In March, 1862, the regiment was sent to Pittsburg Landing, and in the battle of Shiloh, which occurred a few days after, took an active part, being in the center of what was known as the “Hornet’s Nest,” where 248 men were killed and wounded. Capt. Bell was there taken prisoner, together with his whole company, as were also 3,500 others, including Gen. Prentiss. The day after their capture they were sent to Memphis, and thence to Mobile. It was next moved to Selma, and from there Talladega, where they were kept two weeks, then returned to Selma, remaining two and a half months. From Selma they were sent to Montgomery and placed in a rail pen, and from there to Atlanta, where they were quartered in the court-house for two weeks; from there they were sent to Madison, Ga., and quartered in an old cotton factory for three months, then removed to Columbia, S. C., and kept temporarily in jail, from which place there were sent to Libby Prison. After being in Libby about two weeks, they were paroled and formally exchanged at Aikin’s Landing, from which place there were sent to Washington, D. C., where Capt. Bell and others received a leave of absence for thirty days, during which time he visited his family at home. In the fall of 1862 the regiment was sent to Missouri in the neighborhood of Rolla, and from there returned to Benton Barracks, where, in December, it was re-organized. The following spring it joined Grant’s forces at Vicksburg, thence crossed the Mississippi, taking an active part in the first assault on Jackson and then returning, went into rifle-pits in the rear of Vicksburg for thirty days, and in the assault of May 21 lost heavily.

After the capture of Vicksburg, on the 4th of July, 1863, the regiment took part in the second battle of Jackson, from which place it went to Brandon, Miss., where it was engaged in a sharp fight. At Black River the regiment went into camp, and there, July 28, 1863, Capt. Bell was mustered in as Lieutenant Colonel of the regiment. From this time on till the close of the war he had command of the regiment. During the fall of 1863, it was on a raid through Mississippi, and in the winter following veteranized. Those re-enlisting returned home on a veteran furlough. Returning at the expiration of his furlough, Col. Bell rejoined his regiment at Memphis, Tenn., in April, 1864. While there, Forest made a raid upon the city, and was driven back by the 8th Infantry, assisted by others. The citizens of Memphis for this service raised Col. Bell $1000 to pay for a horse, and $25 for shoulder straps, and also presented the regiment with a flag, which is now in the archives of the State.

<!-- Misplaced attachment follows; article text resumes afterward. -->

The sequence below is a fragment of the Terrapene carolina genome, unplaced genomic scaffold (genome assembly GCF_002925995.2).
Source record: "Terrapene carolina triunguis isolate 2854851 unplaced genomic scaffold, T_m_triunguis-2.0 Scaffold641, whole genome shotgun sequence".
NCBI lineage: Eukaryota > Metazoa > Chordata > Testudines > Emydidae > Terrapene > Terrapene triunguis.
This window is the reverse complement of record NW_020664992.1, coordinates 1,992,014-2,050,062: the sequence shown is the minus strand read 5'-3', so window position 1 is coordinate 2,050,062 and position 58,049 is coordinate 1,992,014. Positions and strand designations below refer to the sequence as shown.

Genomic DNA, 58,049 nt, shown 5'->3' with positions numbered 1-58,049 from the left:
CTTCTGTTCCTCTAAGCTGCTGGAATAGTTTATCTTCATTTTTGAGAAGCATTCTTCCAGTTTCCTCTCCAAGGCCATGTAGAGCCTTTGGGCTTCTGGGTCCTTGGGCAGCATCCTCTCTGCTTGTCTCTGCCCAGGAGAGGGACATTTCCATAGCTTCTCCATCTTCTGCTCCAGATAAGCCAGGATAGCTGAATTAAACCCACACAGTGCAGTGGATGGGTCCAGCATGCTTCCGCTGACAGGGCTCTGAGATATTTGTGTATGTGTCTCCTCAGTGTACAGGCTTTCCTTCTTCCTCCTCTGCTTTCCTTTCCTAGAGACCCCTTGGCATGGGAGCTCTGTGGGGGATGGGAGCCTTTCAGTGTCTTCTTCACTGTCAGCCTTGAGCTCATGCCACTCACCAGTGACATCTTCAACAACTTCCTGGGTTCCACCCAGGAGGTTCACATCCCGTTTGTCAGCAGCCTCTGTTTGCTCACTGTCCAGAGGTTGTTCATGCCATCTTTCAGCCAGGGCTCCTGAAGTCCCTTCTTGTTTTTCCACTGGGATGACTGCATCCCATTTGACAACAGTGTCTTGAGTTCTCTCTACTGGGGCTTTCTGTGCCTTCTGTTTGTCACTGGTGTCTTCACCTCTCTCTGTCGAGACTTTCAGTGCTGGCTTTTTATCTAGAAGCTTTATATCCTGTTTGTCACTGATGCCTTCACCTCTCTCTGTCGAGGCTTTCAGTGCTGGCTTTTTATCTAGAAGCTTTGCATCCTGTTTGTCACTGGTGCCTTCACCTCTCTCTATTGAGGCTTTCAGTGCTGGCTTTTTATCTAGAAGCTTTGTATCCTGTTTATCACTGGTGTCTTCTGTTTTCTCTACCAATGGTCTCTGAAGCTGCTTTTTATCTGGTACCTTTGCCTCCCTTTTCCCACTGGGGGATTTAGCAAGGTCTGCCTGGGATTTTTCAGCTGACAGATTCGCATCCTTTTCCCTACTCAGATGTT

From Memphis the regiment was sent to New Orleans, thence to Mobile, and from March 27 to April 8, 1865, was several times engaged in the assaults on Spanish Fort, and for its bravery and pluck in the final assault, the regiment was permitted to inscribe in its banner “First at Spanish Fort.” The regiment made the final charge and were the only ones that engaged the enemy inside the fort. After the capture of Spanish Fort and Ft. Blakesly, the regiment was sent to Montgomery, Ala., where Col. Bell was assigned to provost guard duty, where he remained until June 24, 1865, when he was mustered out of the service. Returning to his home in Washington, Col. Bell fell sick, and for three months was unable to do any business. He then returned to his old business and built up a splendid trade in wagon and carriage manufacture. In this business he continued until 1882, and met with good success. In 1878 he was appointed Postmaster at Washington, by President Hayes, from which position he was retired by President Cleveland in 1886.

Col. Bell was married in Muskingum County, Ohio, Oct. 25, 1855, to Miss Nira C. McDonald, a daughter of William McDonald. By this union there were born four children: Emma B. married William A. Wilson, and died March 11, 1882; George W. is now residing in Kansas City, and Harry and Cora are at home. For several years, and until the summer of 1887, Harry was Deputy Postmaster at Washington. Col. and Mrs. Bell are members of the United Presbyterian Church at Washington.

In every position where he has been placed Col. Bell has served in an honorable manner; whether in the shop as an employer of men, in the field as a commander of the volunteer soldiers of the war, or as an official, he has served in a creditable manner, and in every position has made true and life-long friends. The cause of all this is because he has been true to others. For almost a third of a century he has been a citizen of Washington. In all that time he has been brought in contact with the people, and to-day has probably as few enemies and as many friends as any citizen of Washington County.

Source: Portrait and Biographical Album of Washington County, Iowa (1887). Excerpt from Biographical Sketch of Col. William B. Bell, pages 263-265.